Aquarius/SAC-D launch rescheduled

Jun 09, 2011 By Alan Buis, Steve Cole, and George Diller
Inside the mobile service tower at Space Launch Complex-2 at Vandenberg Air Force Base in California, NASA’s Aquarius spacecraft is secure inside the United Launch Alliance’s Delta II payload fairing. Credit: NASA/VAFB

(PhysOrg.com) -- The launch of the international Aquarius/SAC-D mission is postponed 24 hours until Friday, June 10, from NASA's Space Launch Complex-2 at Vandenberg Air Force Base, Calif. The 5-minute launch window opens at 7:20 a.m. PDT (10:20 a.m. EDT).

The new launch date will allow the launch team to complete additional review of an inconsistency found in the Delta II flight profile for wind conditions on the day of launch. These data are used to steer the Delta II through upper level winds. The weather forecast for June 10 shows a 100 percent chance of favorable weather conditions for the launch.

The Aquarius/SAC-D (Satelite de Aplicaciones Cientificas) observatory is a collaboration between NASA and Argentina's space agency, Comision Nacional de Actividades Espaciales (CONAE).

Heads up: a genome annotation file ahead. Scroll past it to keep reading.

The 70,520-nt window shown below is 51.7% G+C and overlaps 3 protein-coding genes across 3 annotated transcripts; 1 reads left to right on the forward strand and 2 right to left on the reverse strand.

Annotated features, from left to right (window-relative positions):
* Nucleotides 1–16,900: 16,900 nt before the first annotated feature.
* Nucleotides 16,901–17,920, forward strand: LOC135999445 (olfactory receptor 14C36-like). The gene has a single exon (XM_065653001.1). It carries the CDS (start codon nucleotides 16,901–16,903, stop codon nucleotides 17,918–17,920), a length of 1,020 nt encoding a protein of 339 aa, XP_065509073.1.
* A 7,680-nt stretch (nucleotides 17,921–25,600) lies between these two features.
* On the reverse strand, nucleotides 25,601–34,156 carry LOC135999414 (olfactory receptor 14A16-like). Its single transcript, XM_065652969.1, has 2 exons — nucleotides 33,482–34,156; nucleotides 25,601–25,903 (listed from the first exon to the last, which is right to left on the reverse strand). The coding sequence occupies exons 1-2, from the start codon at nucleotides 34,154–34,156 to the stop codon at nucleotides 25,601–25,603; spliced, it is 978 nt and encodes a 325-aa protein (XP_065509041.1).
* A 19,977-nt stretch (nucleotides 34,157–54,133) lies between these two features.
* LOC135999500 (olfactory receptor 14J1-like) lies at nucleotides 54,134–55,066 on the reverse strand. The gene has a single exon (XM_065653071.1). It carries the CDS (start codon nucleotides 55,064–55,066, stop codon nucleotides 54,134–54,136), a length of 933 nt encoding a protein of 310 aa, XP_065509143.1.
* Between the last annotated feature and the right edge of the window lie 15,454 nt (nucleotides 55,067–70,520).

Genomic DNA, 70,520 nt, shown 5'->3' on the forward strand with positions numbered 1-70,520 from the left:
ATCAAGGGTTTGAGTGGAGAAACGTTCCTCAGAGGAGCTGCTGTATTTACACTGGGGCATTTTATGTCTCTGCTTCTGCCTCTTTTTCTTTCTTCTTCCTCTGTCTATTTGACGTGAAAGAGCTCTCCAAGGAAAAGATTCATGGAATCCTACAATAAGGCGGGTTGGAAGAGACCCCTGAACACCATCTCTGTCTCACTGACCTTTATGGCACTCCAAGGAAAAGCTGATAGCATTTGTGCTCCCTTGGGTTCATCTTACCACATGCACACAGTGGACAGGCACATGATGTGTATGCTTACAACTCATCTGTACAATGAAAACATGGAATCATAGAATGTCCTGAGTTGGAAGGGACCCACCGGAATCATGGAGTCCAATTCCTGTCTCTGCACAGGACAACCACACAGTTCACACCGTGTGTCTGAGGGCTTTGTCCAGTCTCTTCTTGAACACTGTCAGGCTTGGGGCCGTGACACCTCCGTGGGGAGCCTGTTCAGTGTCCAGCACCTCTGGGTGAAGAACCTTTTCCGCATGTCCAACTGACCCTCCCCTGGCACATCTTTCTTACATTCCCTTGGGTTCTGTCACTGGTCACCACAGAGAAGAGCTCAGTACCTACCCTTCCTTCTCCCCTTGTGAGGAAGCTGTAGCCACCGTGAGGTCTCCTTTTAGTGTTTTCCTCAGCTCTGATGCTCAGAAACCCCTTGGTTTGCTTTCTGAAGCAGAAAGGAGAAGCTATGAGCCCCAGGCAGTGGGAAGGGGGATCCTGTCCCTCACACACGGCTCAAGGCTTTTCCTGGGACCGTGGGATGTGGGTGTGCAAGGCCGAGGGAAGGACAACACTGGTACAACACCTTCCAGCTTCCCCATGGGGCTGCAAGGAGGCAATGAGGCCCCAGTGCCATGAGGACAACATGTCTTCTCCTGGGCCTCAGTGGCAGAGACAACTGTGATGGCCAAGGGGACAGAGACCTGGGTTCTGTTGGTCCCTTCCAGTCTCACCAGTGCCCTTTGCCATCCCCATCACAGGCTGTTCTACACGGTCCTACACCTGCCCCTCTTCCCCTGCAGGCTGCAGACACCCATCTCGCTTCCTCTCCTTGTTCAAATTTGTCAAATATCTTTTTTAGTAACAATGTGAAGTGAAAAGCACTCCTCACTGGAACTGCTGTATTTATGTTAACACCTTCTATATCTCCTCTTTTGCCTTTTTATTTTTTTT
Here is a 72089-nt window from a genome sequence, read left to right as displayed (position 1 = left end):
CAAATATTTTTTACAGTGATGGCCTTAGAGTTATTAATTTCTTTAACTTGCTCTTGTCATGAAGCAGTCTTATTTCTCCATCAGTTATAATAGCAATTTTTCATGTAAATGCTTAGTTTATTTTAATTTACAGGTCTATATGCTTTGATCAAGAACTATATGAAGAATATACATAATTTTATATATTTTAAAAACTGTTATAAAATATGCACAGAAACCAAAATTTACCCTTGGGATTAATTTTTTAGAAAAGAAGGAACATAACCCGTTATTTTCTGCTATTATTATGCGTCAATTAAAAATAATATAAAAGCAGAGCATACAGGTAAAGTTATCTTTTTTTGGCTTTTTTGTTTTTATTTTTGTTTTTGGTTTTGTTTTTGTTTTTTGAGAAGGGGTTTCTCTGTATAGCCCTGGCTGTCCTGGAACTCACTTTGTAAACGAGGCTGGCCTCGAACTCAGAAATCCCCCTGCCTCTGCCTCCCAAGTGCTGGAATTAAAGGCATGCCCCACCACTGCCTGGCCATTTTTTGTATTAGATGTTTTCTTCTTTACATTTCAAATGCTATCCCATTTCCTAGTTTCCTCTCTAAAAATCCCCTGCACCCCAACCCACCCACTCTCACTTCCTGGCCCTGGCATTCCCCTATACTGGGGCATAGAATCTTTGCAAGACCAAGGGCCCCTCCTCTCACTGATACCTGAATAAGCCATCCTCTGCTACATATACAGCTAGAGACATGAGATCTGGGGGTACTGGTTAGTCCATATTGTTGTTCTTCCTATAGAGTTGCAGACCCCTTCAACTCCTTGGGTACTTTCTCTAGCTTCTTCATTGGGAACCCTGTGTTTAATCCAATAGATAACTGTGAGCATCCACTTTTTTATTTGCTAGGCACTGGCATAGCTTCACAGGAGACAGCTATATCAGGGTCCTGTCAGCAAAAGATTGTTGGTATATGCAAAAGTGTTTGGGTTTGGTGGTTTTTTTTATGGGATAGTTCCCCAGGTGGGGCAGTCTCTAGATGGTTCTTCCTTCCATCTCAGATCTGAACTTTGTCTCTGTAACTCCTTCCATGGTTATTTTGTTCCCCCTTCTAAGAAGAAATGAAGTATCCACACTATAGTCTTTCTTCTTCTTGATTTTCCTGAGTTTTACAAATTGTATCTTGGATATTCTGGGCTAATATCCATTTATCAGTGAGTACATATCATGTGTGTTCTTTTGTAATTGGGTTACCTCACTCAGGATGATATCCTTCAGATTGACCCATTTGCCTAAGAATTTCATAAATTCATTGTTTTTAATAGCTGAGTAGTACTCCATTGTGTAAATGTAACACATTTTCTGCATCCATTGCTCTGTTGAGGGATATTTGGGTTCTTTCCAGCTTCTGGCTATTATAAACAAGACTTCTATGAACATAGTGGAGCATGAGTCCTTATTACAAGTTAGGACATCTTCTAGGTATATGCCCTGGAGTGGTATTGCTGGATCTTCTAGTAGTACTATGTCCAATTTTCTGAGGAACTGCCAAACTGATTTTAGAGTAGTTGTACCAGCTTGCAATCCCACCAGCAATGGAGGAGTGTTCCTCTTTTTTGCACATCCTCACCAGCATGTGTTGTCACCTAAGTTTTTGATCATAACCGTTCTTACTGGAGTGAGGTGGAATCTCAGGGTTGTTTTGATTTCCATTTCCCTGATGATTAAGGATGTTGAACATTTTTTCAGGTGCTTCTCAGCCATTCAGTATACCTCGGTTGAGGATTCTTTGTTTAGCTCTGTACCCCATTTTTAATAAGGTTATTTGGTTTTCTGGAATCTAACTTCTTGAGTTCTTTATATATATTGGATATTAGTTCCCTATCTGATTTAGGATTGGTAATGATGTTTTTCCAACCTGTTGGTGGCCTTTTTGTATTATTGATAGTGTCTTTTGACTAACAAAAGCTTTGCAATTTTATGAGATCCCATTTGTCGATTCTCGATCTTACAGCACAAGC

Media are invited to see and photograph the Delta II with Aquarius/SAC-D at the on Thursday, June 9. Media will depart for the pad at 9:30 p.m. PDT from the Vandenberg Main Gate on California State Road 1.

Media covering the launch on Friday, June 10, will be escorted to the press viewing site from the Vandenberg Main Gate. Media should meet at 6 a.m. PDT at the pass and identification building.

Aquarius was built by NASA's Jet Propulsion Laboratory in Pasadena, Calif., and the Goddard Space Flight Center in Greenbelt, Md. NASA's Launch Services Program at the in Florida manages the launch. JPL will manage Aquarius through its commissioning phase and archive mission data. Goddard will manage Aquarius mission operations and process science data. CONAE is providing the SAC-D spacecraft, optical camera, thermal camera with Canada, , sensors from various Argentine institutions and the mission operations center. France and Italy also are contributing instruments.

Explore further: Getting to the root of the problem in space

More information: On launch day, June 10, NASA TV commentary coverage of the countdown will begin at 5:30 a.m. PDT (8:30 a.m. EDT). Launch coverage will be streamed live at: www.nasa.gov/ntv

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